Who are we?


Signup for

Online registration

Log in to register
your trial

Search a trial




van CCT (UK)

van CCT (UK)

IC-physician vs. Qualified IC-nurse-based interhospital critical care transport (IQ-transport) study.

- candidate number1941
- NTR NumberNTR572
- Date ISRCTN created14-feb-2006
- date ISRCTN requested13-feb-2006
- Date Registered NTR25-jan-2006
- Secondary IDsN/A 
- Public TitleIC-physician vs. Qualified IC-nurse-based interhospital critical care transport (IQ-transport) study.
- Scientific TitleIC-physician vs. Qualified IC-nurse-based interhospital critical care transport (IQ-transport) study.
- ACRONYMIQ-transport study
- hypothesisInterhospital transport of IC-patients can be escorted solely by an registered IC-nurse.
- Healt Condition(s) or Problem(s) studiedIntensive Care (IC) patients
- Inclusion criteriaConsecutive IC-patients (> 18 years of age) transported by the Mobile Intensive Care Unit, Academic Medical Center, University of Amsterdam.
- Exclusion criteriaIC-patients considered to be too instable to be transported without a physician as team member (one or more of the following criteria: 1. Pa02/Fi02 < 100 with PEEP >15; 2. Mean arterial pressure < 60 mmHg despite adequate fluid therapy and inotropics (noradrenalin > 0,35 kg/microg/min, dopamine > 15 kg/microg/min); 3. Episode of resuscitation (chest compression or cardiac defibrilliation) in 24 hours before interhospital transport.
- mec approval receivedyes
- multicenter trialyes
- randomisedyes
- masking/blindingNone
- controlActive
- groupParallel
- Type-
- Studytypeintervention
- planned startdate 1-feb-2006
- planned closingdate1-feb-2008
- Target number of participants300
- InterventionsStudy strategies 1. Transport will be performed by a physician-based team: an IC-trained physician will accompany a registered IC-nurse 2. Transport will be performed solely by a registered IC-nurse. In this startegy, an IC-physician is physically present during inter-hospital transport; however, the physician does not play any role in treatment of patient until a formal request is made by the IC-nurse. In both strategies the ambulance crew is present.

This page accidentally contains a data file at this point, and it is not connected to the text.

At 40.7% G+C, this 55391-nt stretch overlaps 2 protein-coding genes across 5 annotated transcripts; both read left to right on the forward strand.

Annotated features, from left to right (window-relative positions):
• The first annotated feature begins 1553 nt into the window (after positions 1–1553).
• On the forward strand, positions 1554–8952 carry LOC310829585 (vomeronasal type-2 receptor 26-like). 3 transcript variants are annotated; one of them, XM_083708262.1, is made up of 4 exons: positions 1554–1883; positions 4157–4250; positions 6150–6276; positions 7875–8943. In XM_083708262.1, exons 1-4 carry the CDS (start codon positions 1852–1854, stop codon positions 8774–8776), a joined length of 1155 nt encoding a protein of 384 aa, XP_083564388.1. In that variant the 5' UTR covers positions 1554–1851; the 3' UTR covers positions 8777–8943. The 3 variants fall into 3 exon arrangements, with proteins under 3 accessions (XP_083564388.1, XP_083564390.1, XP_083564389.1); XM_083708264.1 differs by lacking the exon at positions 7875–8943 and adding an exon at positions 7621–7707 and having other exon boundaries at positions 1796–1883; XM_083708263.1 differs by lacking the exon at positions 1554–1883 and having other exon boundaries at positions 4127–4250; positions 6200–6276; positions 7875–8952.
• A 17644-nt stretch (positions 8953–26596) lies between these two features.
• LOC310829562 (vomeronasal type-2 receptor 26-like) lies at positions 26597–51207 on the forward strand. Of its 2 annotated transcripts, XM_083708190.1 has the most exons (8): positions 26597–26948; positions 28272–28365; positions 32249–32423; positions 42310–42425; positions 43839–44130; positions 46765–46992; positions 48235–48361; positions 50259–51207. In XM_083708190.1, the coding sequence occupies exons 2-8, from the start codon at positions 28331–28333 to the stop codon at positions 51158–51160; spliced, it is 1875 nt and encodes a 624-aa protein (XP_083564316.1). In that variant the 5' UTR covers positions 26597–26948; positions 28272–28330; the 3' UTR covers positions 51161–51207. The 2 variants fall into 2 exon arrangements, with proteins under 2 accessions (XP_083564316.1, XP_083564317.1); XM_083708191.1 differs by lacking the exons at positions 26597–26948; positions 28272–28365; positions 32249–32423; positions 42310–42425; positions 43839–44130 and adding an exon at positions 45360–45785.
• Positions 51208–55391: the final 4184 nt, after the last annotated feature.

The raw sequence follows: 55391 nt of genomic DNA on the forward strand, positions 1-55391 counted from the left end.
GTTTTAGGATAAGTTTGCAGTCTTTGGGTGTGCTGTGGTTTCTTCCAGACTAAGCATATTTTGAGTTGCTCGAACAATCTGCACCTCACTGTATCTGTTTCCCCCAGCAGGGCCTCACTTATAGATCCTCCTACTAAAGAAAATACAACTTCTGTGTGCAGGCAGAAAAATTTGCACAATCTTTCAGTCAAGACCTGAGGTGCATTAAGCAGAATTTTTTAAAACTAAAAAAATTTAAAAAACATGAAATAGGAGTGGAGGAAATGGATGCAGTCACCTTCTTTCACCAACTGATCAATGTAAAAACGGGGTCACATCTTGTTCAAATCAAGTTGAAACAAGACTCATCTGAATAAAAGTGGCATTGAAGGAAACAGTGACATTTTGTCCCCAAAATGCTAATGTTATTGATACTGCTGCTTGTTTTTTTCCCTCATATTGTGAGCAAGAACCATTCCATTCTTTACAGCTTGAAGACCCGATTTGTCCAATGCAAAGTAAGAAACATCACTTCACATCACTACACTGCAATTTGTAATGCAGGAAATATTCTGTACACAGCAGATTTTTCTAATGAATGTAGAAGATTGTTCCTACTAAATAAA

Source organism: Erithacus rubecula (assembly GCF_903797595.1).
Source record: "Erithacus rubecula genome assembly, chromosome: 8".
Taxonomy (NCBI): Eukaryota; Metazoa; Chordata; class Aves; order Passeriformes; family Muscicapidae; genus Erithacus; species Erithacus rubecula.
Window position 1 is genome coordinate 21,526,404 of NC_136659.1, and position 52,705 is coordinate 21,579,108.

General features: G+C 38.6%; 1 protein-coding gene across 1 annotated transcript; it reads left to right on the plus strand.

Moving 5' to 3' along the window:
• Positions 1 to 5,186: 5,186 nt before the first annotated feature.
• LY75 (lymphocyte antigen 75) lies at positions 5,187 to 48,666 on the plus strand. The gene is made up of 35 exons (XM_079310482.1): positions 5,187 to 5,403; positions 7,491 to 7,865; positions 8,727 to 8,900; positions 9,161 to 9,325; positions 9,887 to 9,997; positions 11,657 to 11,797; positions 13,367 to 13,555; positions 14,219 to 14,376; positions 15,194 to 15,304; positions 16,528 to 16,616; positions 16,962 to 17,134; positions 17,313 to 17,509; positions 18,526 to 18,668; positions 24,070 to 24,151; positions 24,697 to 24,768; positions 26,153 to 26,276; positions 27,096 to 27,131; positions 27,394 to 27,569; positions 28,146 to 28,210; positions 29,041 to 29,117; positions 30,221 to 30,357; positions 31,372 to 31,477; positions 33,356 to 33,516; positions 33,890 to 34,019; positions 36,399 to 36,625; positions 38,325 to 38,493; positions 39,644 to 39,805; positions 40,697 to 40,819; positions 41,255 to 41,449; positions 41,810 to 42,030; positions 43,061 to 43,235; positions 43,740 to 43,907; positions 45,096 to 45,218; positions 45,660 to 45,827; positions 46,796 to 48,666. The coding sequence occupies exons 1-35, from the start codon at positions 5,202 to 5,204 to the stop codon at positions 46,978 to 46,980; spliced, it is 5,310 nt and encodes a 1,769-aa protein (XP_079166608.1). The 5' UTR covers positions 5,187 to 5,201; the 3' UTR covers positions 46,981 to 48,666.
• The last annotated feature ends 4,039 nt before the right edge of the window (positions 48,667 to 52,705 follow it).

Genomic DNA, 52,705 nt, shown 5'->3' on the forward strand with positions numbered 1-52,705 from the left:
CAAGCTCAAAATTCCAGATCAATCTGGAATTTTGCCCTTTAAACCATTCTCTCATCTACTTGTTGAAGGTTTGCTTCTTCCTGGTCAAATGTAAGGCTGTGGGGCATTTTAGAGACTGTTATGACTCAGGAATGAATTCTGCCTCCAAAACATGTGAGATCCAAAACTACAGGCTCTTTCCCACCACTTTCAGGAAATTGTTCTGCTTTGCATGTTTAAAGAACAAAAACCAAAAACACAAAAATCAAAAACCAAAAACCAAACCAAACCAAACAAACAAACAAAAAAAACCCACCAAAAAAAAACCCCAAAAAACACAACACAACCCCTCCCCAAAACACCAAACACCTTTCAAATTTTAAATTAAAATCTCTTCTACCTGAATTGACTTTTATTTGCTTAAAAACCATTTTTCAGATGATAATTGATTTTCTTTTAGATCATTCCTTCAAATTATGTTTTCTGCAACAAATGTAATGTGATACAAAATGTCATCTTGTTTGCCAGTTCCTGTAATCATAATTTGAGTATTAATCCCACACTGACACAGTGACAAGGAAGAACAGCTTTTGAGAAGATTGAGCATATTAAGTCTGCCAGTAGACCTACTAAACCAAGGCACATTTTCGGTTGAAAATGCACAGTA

- Primary outcomeIncidence of critical events defined as: 1. Related to intensive care (lead disconnections, loss of battery power or any other technical equipment failure, airway loss requiring airway manipulation or reintubation, loss of any intravascular device, dislodgment of any thoracostomy tube, Foley catheter, or surgical drain); 2. Clinical deteriorations related to critical illness (death, decrease in arterial saturation of >10% for >10 mins, undesired rise or fall in arterial bloodpressure (systolic, diastolic or mean, defined as >20 mm Hg from baseline for >10 mins), hemorrhage or blood loss estimated to be >250 ml, new cardiac arrhythmias with associated hemodynamic deterioration or are generally accepted as requiring urgent therapy (occasional premature ventricular or atrial contractions were not considered significant), temperature fall below 36 degrees Celsius.
- Secondary outcomeN/A
- Timepoints
- Trial web siteN/A
- statusopen: patient inclusion
- Sponsor/Initiator Academic Medical Center (AMC), Mobile Intensive Care Unit
- Funding
(Source(s) of Monetary or Material Support)
Academic Medical Center (AMC)
- PublicationsN/A
- Brief summaryThere is an increased need for inter-hospital transport of intensive care (IC)-patients in the Netherlands (1). During inter-hospital transport, adverse events may take place which can not be treated by members of a normal ambulance team. By using a Mobile Intensive Care Unit (MICU), consisting of an ambulance trolley with IC-equipment, and a team consisting of an IC-trained physician and IC-nurse, interhospital transport is save (2). At present, costs and scarcity of IC-trained physicians hampers broad implementation of MICU, despite Dutch guidelines (4). The need of physical presence of an IC-trained physician during inter-hospital transport has never been the topic of investigation. (1) Bakker J, van Lieshout EJ. Transport of critically ill patients: we can do better! Neth J Med 2000 November;57(5):177-9. (2) Bellingan G, Olivier T, Batson S, Webb A. Comparison of a specialist retrieval team with current United Kingdom practice for the transport of critically ill patients. Intensive Care Med 2000 June;26(6):740-4. (4) Dutch Healthcare Inspectorate. 'Special transport facilities have undergone positive development but too many problems remain' in Emergency Medicine in the Netherlands. the Hague; 2004 Jan 9.
- Main changes (audit trail)
- RECORD25-jan-2006 - 6-mrt-2006

  • Indien u gegevens wilt toevoegen of veranderen, kunt u een mail sturen naar